As I went out on a more regular basis, I realized that the world wasn’t as scary as I thought it would be.  If I was being laughed at and pointed towards, I didn’t notice it.  People were kind to me.  People complimented my outfit or the skill I had when it came to walking in heels.  My confidence grew.  My self-esteem grew.  Blending in, in those early days, gave me an opportunity to experience life as incognito as possible, considering I am a six foot tall (and taller in heels) transgirl.

As my wardrobe grew, I noticed the clothes I was buying were reflecting my growing confidence and courage.   I was buying less clothes that I felt helped me blend in and more clothes that, in the corner of mind, I would wear in public when I felt bolder.  It would take another year or so until the outfits I wore outside of the house moved from blending in to being bolder.  My wardrobe was expanding and was soon filling up with bright colors, bold patterns, higher heels and skirts that showed off all the hard work I put into on the Stairmaster at the gym.

Then one day I was done blending in.  I am not sure what triggered it, perhaps it was a beautiful day, or a new dress I couldn’t wait to wear.  Soon I was at the mall, at the art museum, getting makeovers and having coffee wearing dresses that I never thought I’d have the courage to wear in the real world.  Dresses with bright patterns, eye-catching designs and flowers.

A LOT of flowers.

I remember the day I wore the outfit pictured above. I was feeling particularly bold that afternoon and opted for a bright, tight pink dress with matching pink heels.  I looked at myself in every mirror I saw at the mall that day and marveled how it didn’t seem that long ago when I tried so hard to blend in, to not be noticed.  This outfit was about as far away as incognito as one could get.

These days I no longer try to blend in.  There’s not much in my closet that I am not comfortable wearing.  Of course, I still believe in dressing appropriately, I am not going to wear my leather dress and five inch stilettos to the grocery store, for example.

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Looking back at these photos and remembering the past few years, I am amazed at the confidence I’ve gained in such a short time.  One of the reasons I formed the MN T-Girls was to show other transwomen that the world can be scary at first, but it’s really quite wonderful once you are out in it.  I understand the need and instinct to want to blend in, but standing out is liberating and amazing.  You may be surprised by how the world reacts and even embraces you.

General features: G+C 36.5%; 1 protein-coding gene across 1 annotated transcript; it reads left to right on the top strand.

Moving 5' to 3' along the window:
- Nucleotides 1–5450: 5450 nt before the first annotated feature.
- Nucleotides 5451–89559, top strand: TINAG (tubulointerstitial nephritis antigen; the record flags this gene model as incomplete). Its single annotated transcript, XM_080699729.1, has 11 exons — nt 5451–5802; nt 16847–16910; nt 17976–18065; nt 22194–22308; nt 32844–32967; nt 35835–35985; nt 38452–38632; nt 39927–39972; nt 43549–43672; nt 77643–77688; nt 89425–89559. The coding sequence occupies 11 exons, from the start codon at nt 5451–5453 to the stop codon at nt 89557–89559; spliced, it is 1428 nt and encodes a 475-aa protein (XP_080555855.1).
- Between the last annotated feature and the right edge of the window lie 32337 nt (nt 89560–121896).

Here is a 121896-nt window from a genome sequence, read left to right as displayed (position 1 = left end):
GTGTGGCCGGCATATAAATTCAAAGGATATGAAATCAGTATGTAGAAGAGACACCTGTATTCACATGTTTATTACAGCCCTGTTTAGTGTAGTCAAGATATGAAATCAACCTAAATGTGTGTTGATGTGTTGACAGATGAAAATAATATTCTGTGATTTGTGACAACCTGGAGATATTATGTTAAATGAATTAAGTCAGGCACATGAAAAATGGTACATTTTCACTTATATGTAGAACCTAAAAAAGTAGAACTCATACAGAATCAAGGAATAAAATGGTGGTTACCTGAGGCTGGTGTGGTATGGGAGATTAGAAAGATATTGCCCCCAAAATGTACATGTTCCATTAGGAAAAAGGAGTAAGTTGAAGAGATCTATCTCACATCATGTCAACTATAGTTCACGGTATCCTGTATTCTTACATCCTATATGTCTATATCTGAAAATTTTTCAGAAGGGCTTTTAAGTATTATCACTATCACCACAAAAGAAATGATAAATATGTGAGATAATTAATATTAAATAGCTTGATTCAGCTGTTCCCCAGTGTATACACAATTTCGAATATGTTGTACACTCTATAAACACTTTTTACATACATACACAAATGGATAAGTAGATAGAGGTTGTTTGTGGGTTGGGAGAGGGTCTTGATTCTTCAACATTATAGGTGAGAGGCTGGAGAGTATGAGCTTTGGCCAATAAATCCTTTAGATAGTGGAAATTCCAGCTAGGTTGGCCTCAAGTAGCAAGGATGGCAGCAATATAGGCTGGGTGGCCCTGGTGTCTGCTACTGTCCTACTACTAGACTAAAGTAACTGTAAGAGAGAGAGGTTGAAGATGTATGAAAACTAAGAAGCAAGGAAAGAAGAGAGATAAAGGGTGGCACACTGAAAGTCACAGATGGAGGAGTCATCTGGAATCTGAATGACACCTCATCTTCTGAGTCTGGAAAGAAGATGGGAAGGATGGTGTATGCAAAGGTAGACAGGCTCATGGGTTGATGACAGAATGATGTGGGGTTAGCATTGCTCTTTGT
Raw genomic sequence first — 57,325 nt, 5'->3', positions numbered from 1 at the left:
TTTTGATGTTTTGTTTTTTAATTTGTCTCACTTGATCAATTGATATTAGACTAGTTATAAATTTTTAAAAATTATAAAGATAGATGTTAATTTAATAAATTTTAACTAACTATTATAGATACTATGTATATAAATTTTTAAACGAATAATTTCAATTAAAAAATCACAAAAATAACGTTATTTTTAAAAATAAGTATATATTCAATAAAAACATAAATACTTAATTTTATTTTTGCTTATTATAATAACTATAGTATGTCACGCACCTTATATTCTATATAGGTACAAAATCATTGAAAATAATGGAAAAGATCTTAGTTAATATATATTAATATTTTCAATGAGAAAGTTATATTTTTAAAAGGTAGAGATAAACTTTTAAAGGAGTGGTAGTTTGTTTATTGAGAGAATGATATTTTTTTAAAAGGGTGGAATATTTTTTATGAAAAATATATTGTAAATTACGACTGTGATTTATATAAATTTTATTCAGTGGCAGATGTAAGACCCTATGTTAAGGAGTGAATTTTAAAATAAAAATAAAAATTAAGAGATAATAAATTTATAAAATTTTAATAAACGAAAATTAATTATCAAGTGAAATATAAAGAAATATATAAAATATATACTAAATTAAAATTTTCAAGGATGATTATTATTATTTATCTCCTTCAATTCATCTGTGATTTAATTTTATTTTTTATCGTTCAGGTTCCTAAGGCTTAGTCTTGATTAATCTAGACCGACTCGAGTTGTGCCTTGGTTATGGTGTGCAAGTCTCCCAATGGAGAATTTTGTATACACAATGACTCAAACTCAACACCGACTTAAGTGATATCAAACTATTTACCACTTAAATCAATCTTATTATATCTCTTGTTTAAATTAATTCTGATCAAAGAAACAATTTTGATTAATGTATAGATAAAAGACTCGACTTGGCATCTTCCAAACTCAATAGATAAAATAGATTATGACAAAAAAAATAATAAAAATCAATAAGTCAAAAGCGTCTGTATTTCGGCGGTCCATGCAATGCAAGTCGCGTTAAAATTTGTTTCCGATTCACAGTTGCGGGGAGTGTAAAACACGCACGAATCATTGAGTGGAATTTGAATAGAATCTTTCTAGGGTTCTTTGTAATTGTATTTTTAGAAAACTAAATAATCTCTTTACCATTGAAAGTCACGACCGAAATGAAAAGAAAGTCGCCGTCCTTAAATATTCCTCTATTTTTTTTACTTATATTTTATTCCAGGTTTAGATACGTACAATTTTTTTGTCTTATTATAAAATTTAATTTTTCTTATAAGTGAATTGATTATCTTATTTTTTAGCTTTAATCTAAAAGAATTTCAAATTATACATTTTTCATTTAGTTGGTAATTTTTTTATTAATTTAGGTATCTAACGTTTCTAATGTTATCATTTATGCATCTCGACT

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There is a hashtag that I saw the other day that reads #wearwhatscaresyou and I really like that idea.  The idea of wearing a bright pink dress with sky-high heels terrified me a few years ago, but it’s one of my favorite outfits.  To me it screams confidence.

Wearing what scares you is a big step, and it took me a couple years to gain the confidence that I needed to do so.  But, like wearing high heels, it takes baby steps.  Getting a little push doesn’t hurt either.  I remember going to Pride and having to stop at the grocery store beforehand.  I was wearing a bright pink, polka dot dress to the festival and walking into the store wearing such a eye-catching outfit was a little scary at first.  The dress was perfect for a hot summer day at Pride, but very bold for a grocery store visit at 6:30am.  However, doing that was one of the little pushes I needed.

If you’re looking for a push, you may want to consider ‘Try-Day Friday’, a challenge that was started by Dia & Co, an online clothing company that provides their customers with new outfits that are designed to create confidence and help take fashion risks.

Despite many things happening in our country, I am feeling optimistic for our community.  We are making progress, socially and politically.  It’s not always been easy, but baby steps, you know?

I am also excited about your growing confidence.  Yes, yours.  Do something that scares you, wear something that scares you.

Love, Hannah

 

 

 

 

 

 

 

 

 

Two More Steps Forward!

Yay!

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From Fader:

In July Danica Roem became the first openly transgender person to run for the Virginia House of Delegates. Tuesday night, having won that race, she became the first openly transgender person seated in any state legislature in the country. For her run at the slot, Roem campaigned against incumbent Bob Marshall, a Republican, who had held the seat since 1992.

And that’s not all!

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Also from Fader:

Shortly after Roem’s race was called, it was announced that in Minnesota, Andrea Jenkins became the “first out trans woman of color elected to public office in America,” according to the press secretary for the Human Rights Campaign. Both Roem and Jenkins were preceded by Althea Garrison who, in 1992, served one term in the Massachusetts state legislature though she was not out at the time.

What a wonderful night.  I think the transcommunity needed a victory like this.

Love, Hannah